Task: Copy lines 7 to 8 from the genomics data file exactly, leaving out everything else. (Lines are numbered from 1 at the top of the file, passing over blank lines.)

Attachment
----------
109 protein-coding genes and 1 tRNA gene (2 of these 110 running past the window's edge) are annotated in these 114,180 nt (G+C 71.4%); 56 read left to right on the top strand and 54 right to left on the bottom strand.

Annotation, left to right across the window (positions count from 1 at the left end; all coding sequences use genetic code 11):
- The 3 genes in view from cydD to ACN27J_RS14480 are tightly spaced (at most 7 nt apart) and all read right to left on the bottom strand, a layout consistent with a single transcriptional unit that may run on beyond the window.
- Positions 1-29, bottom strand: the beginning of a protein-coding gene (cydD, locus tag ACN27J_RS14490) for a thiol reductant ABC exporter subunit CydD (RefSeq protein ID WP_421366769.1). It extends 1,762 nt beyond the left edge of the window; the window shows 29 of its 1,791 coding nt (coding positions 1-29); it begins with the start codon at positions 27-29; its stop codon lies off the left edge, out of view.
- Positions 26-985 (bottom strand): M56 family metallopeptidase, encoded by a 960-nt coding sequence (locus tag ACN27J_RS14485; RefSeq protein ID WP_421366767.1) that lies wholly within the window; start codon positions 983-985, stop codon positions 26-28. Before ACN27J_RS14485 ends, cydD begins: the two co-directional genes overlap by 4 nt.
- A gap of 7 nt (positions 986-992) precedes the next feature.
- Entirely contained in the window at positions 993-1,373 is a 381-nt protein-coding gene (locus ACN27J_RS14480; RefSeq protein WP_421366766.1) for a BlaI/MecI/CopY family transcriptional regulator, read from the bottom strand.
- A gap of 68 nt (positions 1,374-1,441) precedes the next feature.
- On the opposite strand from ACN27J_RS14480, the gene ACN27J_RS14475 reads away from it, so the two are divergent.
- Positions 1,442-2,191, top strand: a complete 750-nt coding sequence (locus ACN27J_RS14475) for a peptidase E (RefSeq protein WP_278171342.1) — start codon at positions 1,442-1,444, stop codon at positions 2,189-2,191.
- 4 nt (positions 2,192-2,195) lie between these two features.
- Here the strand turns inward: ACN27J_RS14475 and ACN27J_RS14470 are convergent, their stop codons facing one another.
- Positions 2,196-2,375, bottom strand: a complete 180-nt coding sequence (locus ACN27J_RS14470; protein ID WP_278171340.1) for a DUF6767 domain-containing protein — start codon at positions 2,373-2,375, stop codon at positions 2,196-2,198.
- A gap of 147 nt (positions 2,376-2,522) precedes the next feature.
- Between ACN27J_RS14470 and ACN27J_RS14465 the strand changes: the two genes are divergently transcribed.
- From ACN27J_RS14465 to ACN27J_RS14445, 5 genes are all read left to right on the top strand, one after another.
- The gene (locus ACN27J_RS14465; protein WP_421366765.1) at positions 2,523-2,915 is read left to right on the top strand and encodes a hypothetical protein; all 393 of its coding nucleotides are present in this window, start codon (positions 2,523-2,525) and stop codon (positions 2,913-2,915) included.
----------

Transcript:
- Entirely contained in the window at positions 993-1,373 is a 381-nt protein-coding gene (locus ACN27J_RS14480; RefSeq protein WP_421366766.1) for a BlaI/MecI/CopY family transcriptional regulator, read from the bottom strand.
- A gap of 68 nt (positions 1,374-1,441) precedes the next feature.